The expression levels of HO-1 messenger RNA (mRNA) in the liver
Liver scrapings from all animals were snap frozen and stored at −80°C for real-time RT-PCR. Total RNA was extracted from the liver using TRIzol reagent. Aliquots (2 μg) of total RNA were used to synthesize complementary DNA (cDNA). Purity and content of RNA was determined using ultraviolet spectrophotometry. A reverse transcription reaction was conducted in a mixture containing random primers, Revert Aid Reverse Transcriptase, RNase inhibitor, and dNTPs. The PCR reaction mixture was prepared using an SYBR Premix Ex Taq with specific upstream and downstream primers. The thermal cycling conditions were 10 s at 95°C for the initial denaturation step followed by 40 cycles of 95°C for 5 s and 60°C for 20 s in a real-time PCR system (7500, ABI, Foster, USA). The mRNA levels of HO-1 are expressed relative to the sham rats using the ΔΔCt method. The primers for HO-1 were 5′-ACCCCACCAAGTTCAAACAG-3′ and 5′-GAGCAGGAAGGCGGT-CTTAG-3′. The primers for β-actin were 5′-GCGCTCGTCGTCGACAACGG-3′ and 5′-GTGTGGTGCCAAATCTTCTCC-3′.
Samples were fixed in 4% paraformaldehyde, embedded in paraffin and sectioned at 4 µm. Sections were mounted onto APES-coated slides, deparaffinized, rehydrated, incubated in 3% hydrogen peroxide to quench any endogenous peroxidase activity, and washed with distilled water and PBS for 5 min. Sections were placed in 3% citrate buffer to repair antigens. The buffer was heated to a temperature of 92–98°C using a microwave and maintained at that temperature for 10 min. The sections were cooled to room temperature. A 10% nonimmune goat serum was applied to eliminate nonspecific staining. Sections were incubated overnight at 4°C with optimally diluted primary antibody. Primary antibody used for immunohistochemistry was a rabbit polyclonal to HO-1 (1:200). Sections were washed with PBS and incubated with a broad-spectrum second antibody for 30 min, rewashed, and incubated with peroxidase-conjugated streptavidin for 15 min. Peroxidation activity was visualized via incubation with a peroxidase substrate solution (DAB kit). Sections were counterstained with hematoxylin.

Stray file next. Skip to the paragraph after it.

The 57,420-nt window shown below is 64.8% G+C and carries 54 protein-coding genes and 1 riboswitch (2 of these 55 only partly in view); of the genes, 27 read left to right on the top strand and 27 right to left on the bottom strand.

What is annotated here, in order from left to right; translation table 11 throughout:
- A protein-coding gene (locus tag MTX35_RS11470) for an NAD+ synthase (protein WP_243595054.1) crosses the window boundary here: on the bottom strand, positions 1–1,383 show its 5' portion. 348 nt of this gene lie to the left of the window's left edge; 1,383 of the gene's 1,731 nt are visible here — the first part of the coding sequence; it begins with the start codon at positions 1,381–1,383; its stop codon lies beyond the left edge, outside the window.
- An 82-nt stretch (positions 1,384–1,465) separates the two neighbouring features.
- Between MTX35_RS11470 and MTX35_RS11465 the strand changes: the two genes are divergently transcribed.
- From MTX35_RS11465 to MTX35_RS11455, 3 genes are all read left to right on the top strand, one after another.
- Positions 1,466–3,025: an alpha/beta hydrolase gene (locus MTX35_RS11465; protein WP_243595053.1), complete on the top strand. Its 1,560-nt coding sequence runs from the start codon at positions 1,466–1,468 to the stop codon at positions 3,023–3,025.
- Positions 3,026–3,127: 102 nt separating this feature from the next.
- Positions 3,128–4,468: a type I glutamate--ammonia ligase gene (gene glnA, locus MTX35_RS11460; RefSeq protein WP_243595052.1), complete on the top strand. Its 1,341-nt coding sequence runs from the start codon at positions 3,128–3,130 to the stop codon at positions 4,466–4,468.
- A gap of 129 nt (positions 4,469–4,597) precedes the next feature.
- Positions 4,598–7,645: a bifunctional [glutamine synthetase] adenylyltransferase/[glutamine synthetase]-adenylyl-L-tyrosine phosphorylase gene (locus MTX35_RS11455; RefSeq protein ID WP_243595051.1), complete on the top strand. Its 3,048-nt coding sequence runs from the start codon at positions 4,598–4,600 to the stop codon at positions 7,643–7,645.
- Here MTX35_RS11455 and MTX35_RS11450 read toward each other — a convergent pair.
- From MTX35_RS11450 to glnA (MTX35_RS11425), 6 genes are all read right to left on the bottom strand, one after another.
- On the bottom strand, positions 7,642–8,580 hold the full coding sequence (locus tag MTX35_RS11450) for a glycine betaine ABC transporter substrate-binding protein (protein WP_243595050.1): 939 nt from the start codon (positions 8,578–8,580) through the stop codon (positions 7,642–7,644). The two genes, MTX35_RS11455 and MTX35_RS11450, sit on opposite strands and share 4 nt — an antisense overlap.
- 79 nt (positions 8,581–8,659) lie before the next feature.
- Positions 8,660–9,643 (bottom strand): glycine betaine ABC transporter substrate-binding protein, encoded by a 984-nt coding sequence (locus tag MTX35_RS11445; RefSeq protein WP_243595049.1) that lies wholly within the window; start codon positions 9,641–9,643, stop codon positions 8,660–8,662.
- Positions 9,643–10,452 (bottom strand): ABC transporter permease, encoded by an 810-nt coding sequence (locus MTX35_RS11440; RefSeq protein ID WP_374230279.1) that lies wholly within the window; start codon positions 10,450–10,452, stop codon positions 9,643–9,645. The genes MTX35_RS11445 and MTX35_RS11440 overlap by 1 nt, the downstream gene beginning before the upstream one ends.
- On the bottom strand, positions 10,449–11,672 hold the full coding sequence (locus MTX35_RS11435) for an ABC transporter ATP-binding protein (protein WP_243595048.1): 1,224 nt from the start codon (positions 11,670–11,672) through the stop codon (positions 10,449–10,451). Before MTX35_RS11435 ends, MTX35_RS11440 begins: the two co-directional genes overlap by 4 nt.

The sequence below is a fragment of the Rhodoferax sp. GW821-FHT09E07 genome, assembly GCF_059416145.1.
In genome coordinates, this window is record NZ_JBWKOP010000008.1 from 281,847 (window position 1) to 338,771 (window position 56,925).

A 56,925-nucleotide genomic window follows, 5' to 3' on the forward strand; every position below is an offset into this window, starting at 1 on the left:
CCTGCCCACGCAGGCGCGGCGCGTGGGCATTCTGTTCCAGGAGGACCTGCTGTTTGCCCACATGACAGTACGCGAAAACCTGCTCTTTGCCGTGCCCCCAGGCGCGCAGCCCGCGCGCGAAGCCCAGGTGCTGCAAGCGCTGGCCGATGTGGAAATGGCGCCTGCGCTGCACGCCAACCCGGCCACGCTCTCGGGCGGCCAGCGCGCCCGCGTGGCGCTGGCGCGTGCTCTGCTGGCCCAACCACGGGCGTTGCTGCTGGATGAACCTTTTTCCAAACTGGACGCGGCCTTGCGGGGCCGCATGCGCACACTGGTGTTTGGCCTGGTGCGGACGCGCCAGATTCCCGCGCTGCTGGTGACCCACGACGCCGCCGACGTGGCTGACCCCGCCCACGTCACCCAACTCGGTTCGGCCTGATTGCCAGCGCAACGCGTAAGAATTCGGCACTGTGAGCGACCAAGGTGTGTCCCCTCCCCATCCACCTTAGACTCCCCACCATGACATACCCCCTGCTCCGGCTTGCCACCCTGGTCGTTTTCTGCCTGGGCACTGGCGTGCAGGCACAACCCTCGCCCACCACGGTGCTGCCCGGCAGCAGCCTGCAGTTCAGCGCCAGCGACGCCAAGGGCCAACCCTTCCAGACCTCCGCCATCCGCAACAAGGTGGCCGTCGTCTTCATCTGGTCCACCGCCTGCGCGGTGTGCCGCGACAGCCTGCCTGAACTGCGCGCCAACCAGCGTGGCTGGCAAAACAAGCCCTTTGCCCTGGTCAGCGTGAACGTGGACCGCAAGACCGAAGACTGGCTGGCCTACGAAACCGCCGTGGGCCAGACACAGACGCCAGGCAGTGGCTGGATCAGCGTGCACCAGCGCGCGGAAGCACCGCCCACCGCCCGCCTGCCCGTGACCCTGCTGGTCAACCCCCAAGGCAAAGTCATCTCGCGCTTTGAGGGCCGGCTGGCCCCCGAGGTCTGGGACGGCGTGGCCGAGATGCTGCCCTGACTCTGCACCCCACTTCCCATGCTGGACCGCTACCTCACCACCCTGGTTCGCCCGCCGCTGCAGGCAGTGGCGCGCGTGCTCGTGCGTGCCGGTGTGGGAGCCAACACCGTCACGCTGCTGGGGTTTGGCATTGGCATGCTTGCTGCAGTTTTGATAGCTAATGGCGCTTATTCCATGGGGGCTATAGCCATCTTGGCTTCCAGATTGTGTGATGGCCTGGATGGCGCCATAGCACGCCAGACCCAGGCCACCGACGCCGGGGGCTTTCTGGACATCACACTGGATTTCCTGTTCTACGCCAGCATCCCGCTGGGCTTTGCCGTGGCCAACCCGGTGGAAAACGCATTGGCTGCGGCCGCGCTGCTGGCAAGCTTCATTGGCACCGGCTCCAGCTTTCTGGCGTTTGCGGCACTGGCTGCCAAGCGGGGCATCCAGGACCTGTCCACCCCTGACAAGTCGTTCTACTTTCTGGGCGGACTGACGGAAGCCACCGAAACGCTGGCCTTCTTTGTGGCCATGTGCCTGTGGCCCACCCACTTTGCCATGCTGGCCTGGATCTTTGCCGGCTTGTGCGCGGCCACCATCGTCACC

TRIzol lysate was purchased from the Invitrogen Company (Frederick, USA), The revertAid first stand cDNA synthesis kit was purchased from the Thermo Company (Lithuania, EU), the Fluorescence quantitative RT-PCR kit was purchased from the Takara Company (Dalian, China), the HO-1 primers were synthesized by the Invitrogen Company (Shanghai, China), the anti-heme oxygenase 1 antibody was purchased from the Abcam Company (Cambridge, MA, USA), the immunohistochemistry kit was purchased from the Invitrogen Company (Frederick, USA).
Data were analyzed using SPSS 16.0 software. All data are expressed as mean ± SE of mean values, and results were compared using the unpaired Student’s t test and one-way analysis of variance followed by Tukey’s test. A p < 0.05 was considered to be statistically significant.
Effects of BTED on the expression levels of HO-1 mRNA in the liver